My internship at the UN, I had a little luck. In fact, when I found it, I had already committed to an internship in the Philippines on risk management. This one, I got it from a former GLM who was there, but I really wanted to go to Bangkok. So, I got close to a Gender studies professor who worked 6 months in Bangkok and 6 months at Sciences Po. She was at the Asian Institute of Technology (AIT) and she connected me with one of her acquaintances who was to UNDP: that’s how I got this internship. I could not say no to the UN and so I refused the other internship. It is the policy of the United Nations not to pay its trainees. Therefore, it is possible to get an internship at home relatively easily if one is qualified for the mission, without specific contact. The second stage, which I did, I had already at that time too. I also found myself saying “no” to them because I was going to the UN, but I asked them if I could do it later and they agreed. The one from Gabon, at first, I wanted to do it in the summer, over a month or two, and it was two or three years ago that I was trying to get an internship there: what interested me was mostly Bechtel. Going on holiday in Gabon, I met engineers who worked in the company and gave me direct contact with HR, which I did not have. For this course too, I asked to postpone, and they agreed.


What was your first job?

Following my internship at ANGT, I found my first salaried job in Gabon in an organization called Center Gabon Oregon. It is a transnational center for research on environment and development, the result of a partnership between Gabon and the state of Oregon in the United States, set up in 2014. If the goal was mainly to finance research projects, there was also a sustainable urbanism component of which I took charge. One of their flagship initiatives was to implement a development plan for the largest university in Gabon (Omar Bongo), located in the city center of Libreville. There were a lot of aspects of sustainability and it was very well done. On the other hand, the implementation phase has been complicated. After two years of contract there and I stopped last year because the partnership was a bit taking water.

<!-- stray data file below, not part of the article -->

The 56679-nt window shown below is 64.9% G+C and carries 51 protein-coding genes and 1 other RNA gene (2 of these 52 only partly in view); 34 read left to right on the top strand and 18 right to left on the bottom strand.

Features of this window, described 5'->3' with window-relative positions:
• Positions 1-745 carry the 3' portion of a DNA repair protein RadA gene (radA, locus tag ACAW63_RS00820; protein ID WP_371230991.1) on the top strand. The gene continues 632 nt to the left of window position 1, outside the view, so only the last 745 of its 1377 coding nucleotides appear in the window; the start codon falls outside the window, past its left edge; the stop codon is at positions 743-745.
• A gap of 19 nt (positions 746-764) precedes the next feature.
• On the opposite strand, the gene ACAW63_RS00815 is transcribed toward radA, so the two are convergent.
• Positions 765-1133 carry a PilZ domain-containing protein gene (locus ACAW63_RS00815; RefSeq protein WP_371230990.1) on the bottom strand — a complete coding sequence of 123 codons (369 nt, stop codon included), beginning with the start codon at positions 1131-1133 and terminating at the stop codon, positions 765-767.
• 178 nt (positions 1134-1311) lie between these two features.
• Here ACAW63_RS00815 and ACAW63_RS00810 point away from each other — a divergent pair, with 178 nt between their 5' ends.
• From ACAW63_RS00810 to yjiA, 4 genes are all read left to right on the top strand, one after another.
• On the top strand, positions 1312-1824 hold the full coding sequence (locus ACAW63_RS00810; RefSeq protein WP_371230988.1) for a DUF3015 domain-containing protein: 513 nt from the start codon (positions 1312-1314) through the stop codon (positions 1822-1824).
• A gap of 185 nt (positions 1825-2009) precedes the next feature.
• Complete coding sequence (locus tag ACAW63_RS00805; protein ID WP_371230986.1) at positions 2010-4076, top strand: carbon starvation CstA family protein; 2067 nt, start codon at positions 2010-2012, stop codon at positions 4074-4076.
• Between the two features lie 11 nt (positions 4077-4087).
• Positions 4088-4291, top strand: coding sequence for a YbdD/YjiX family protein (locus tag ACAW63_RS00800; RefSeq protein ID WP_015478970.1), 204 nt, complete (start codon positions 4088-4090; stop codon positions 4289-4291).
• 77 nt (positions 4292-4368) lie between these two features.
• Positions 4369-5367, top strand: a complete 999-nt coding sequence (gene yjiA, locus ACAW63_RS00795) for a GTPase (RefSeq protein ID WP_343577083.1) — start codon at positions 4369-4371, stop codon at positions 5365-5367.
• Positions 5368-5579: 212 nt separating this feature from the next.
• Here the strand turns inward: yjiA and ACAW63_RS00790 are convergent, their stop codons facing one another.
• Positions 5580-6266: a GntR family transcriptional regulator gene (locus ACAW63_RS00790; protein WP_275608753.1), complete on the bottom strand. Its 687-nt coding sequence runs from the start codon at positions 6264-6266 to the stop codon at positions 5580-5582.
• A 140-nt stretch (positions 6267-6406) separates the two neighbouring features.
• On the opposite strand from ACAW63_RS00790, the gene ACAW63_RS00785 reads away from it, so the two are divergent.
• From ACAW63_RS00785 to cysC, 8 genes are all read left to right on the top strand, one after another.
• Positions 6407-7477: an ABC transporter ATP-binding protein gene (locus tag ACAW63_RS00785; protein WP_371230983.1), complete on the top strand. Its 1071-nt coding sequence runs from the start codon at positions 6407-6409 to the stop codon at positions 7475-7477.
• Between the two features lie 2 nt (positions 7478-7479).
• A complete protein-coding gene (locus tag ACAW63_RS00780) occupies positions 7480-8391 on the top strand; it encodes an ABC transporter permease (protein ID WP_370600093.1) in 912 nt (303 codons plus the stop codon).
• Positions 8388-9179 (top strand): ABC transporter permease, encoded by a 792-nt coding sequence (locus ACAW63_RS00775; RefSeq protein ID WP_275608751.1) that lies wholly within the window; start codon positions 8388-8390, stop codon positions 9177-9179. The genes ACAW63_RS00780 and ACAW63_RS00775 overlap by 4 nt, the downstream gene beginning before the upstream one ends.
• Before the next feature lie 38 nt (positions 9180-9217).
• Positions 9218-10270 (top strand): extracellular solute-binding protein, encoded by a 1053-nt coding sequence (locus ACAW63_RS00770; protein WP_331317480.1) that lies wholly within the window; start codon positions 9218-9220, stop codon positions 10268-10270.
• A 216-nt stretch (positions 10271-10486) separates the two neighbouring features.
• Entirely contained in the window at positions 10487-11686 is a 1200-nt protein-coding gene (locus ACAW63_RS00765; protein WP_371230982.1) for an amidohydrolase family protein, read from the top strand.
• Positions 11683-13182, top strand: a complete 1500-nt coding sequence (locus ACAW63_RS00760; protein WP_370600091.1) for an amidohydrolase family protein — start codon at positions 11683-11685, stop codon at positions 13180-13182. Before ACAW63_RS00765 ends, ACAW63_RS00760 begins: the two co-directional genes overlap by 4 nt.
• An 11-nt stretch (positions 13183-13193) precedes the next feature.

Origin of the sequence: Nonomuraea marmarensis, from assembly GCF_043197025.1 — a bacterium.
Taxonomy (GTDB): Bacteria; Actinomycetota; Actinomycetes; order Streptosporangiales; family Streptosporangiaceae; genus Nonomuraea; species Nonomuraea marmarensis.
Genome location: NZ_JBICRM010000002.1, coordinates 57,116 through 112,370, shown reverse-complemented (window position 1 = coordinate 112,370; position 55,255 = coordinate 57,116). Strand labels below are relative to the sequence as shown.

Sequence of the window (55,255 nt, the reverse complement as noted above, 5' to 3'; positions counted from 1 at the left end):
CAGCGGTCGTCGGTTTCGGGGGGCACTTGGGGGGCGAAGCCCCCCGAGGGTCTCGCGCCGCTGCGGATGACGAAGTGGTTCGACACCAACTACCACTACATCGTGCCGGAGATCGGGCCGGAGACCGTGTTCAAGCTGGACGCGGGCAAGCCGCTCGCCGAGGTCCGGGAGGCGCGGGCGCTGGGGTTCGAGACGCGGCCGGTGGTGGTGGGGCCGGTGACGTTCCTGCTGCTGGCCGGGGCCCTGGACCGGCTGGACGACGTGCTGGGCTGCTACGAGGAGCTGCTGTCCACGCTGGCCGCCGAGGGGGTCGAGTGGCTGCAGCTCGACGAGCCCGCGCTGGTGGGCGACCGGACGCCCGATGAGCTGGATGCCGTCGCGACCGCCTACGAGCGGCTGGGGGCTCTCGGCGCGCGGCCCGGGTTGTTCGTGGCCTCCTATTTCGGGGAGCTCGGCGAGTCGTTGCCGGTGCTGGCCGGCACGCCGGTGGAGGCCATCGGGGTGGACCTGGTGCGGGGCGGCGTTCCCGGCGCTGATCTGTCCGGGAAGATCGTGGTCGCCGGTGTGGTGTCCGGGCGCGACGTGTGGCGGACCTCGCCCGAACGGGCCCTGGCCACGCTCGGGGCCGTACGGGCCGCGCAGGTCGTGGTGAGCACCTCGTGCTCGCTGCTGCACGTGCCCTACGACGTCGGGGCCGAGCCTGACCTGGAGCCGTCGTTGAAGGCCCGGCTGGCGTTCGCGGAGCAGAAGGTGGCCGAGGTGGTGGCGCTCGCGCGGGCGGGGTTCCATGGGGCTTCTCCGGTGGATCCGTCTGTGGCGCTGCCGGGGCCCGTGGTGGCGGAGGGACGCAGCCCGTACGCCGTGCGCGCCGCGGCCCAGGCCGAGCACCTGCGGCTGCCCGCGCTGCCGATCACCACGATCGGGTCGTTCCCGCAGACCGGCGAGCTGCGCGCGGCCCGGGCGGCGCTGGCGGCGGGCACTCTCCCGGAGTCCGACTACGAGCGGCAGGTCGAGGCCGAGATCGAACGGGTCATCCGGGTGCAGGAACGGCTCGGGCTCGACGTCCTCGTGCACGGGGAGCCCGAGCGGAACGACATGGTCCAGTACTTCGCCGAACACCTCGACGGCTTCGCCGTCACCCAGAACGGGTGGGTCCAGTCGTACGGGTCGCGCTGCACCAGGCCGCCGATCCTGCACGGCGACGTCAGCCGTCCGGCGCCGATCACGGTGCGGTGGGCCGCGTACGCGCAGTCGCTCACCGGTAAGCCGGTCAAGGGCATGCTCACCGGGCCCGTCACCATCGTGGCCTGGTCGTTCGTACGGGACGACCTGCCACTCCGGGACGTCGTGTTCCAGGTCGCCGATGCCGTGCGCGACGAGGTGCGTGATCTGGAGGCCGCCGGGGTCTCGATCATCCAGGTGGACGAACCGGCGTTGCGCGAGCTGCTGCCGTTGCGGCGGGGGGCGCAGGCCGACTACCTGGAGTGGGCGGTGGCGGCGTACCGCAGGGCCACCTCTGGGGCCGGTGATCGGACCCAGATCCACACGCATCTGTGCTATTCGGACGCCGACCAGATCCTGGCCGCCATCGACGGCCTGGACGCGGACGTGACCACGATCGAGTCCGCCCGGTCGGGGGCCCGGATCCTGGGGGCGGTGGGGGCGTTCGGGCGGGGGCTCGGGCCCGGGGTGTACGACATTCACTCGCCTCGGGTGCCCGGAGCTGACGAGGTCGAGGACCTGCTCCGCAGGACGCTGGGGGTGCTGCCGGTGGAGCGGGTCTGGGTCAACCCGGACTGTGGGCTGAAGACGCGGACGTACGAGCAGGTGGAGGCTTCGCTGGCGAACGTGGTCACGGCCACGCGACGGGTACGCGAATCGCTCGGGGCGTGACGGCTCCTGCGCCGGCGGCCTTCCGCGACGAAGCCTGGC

And now?

I then found a job at the French Embassy in Gabon and São Tomé and Principe where I am currently. I am not at all on urbanistic aspects since I am in charge of the Communication. This is a very formative job because I discovered the inner workings of an embassy abroad: as long as you have never worked there, you never really know what it is. Communication is also very transversal, which allowed me to touch many areas. For me, it also shows that even if you do not necessarily have the corresponding diploma, you can always bounce back. I will leave this job on November 19, 2018 to join AFD’s Atlantic regional directorate, which has just been created. It is a kind of International Volunteer (VI) which is actually called Volunteer Service Civic (VSC). I will work on the implementation of this direction, support the director and keep watch on various issues, especially climate change and potentially urban development.

How do you imagine your future career?

For Martinique, as it is a kind of VI, it is a renewable one-year contract. I hope to stay there for two years. Ideally, and depending on the VSC and the opportunities at that time, I would like to join the AFD group afterwards. I think we are a generation that has a bit of trouble landing ten years in one place. This is why the AFD group is interesting because the positions are quite mobile.

What did you bring the GLM master?

First, a network. I have not kept in touch with all my promo but it’s always interesting to see what others become and it allows mutual help. Sciences Po is a platform: we meet people from everywhere, which is very rewarding. Then, it brought me knowledge: as a 2nd promo we were a little “guinea pigs” and it was sometimes a bit messy, but it was very formative. I do not regret having done this master.
My only regret is perhaps not having done a complementary training more technical: finally, it is not clear how to define at the end of the master. I hope this experience at AFD will bring me the knowledge I miss.

 

Finally, do you have any advice for current students?

I think there is any type of person in GLM. Personally, I’m not a “very networked” person, in the sense that I do not like trying to sell myself. I mostly try to take care of my small network of people who helped me at some point, even if they do not really bring me professionally anymore. I think it’s appreciated and appreciated to know that we are in a world where there are not only sharks who want your network for a moment and then forget you completely. Same for the people of my master: take news regularly, not just when I need. It takes time, but I think it’s important!

And above all, do what you like and what you are passionate about!